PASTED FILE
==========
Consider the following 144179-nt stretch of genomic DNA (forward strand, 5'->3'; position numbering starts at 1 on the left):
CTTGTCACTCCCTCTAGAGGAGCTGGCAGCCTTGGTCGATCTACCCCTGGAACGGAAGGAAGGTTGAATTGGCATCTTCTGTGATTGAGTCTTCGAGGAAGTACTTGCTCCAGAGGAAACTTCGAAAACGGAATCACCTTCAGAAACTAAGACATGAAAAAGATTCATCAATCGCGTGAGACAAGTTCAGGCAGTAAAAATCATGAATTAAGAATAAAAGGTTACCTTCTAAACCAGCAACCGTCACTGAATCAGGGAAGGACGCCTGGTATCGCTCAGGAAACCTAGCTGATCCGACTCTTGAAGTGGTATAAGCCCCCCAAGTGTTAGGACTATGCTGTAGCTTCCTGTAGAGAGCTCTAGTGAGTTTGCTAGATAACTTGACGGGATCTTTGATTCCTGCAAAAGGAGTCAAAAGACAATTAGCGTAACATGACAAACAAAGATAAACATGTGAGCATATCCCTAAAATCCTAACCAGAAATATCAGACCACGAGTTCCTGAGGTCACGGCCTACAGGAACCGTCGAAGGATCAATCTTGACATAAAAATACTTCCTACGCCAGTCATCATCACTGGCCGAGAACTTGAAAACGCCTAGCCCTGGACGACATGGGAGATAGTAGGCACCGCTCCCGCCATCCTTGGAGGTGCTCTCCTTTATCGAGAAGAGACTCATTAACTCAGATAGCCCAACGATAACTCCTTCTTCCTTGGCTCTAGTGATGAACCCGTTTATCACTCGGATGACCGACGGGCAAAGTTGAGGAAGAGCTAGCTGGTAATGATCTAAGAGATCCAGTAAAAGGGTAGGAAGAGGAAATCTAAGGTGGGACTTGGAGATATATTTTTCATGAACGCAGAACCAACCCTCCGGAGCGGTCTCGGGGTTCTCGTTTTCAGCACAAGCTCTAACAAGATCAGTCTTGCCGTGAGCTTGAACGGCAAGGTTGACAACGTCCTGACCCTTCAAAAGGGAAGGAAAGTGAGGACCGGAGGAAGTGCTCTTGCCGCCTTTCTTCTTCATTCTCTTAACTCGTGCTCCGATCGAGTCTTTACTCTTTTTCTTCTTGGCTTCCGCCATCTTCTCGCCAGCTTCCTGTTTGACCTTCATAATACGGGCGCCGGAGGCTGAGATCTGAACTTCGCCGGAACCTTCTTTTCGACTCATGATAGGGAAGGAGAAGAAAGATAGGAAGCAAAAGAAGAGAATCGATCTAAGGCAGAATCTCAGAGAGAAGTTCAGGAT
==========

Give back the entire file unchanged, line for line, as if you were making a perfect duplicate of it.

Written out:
Consider the following 144179-nt stretch of genomic DNA (forward strand, 5'->3'; position numbering starts at 1 on the left):
CTTGTCACTCCCTCTAGAGGAGCTGGCAGCCTTGGTCGATCTACCCCTGGAACGGAAGGAAGGTTGAATTGGCATCTTCTGTGATTGAGTCTTCGAGGAAGTACTTGCTCCAGAGGAAACTTCGAAAACGGAATCACCTTCAGAAACTAAGACATGAAAAAGATTCATCAATCGCGTGAGACAAGTTCAGGCAGTAAAAATCATGAATTAAGAATAAAAGGTTACCTTCTAAACCAGCAACCGTCACTGAATCAGGGAAGGACGCCTGGTATCGCTCAGGAAACCTAGCTGATCCGACTCTTGAAGTGGTATAAGCCCCCCAAGTGTTAGGACTATGCTGTAGCTTCCTGTAGAGAGCTCTAGTGAGTTTGCTAGATAACTTGACGGGATCTTTGATTCCTGCAAAAGGAGTCAAAAGACAATTAGCGTAACATGACAAACAAAGATAAACATGTGAGCATATCCCTAAAATCCTAACCAGAAATATCAGACCACGAGTTCCTGAGGTCACGGCCTACAGGAACCGTCGAAGGATCAATCTTGACATAAAAATACTTCCTACGCCAGTCATCATCACTGGCCGAGAACTTGAAAACGCCTAGCCCTGGACGACATGGGAGATAGTAGGCACCGCTCCCGCCATCCTTGGAGGTGCTCTCCTTTATCGAGAAGAGACTCATTAACTCAGATAGCCCAACGATAACTCCTTCTTCCTTGGCTCTAGTGATGAACCCGTTTATCACTCGGATGACCGACGGGCAAAGTTGAGGAAGAGCTAGCTGGTAATGATCTAAGAGATCCAGTAAAAGGGTAGGAAGAGGAAATCTAAGGTGGGACTTGGAGATATATTTTTCATGAACGCAGAACCAACCCTCCGGAGCGGTCTCGGGGTTCTCGTTTTCAGCACAAGCTCTAACAAGATCAGTCTTGCCGTGAGCTTGAACGGCAAGGTTGACAACGTCCTGACCCTTCAAAAGGGAAGGAAAGTGAGGACCGGAGGAAGTGCTCTTGCCGCCTTTCTTCTTCATTCTCTTAACTCGTGCTCCGATCGAGTCTTTACTCTTTTTCTTCTTGGCTTCCGCCATCTTCTCGCCAGCTTCCTGTTTGACCTTCATAATACGGGCGCCGGAGGCTGAGATCTGAACTTCGCCGGAACCTTCTTTTCGACTCATGATAGGGAAGGAGAAGAAAGATAGGAAGCAAAAGAAGAGAATCGATCTAAGGCAGAATCTCAGAGAGAAGTTCAGGAT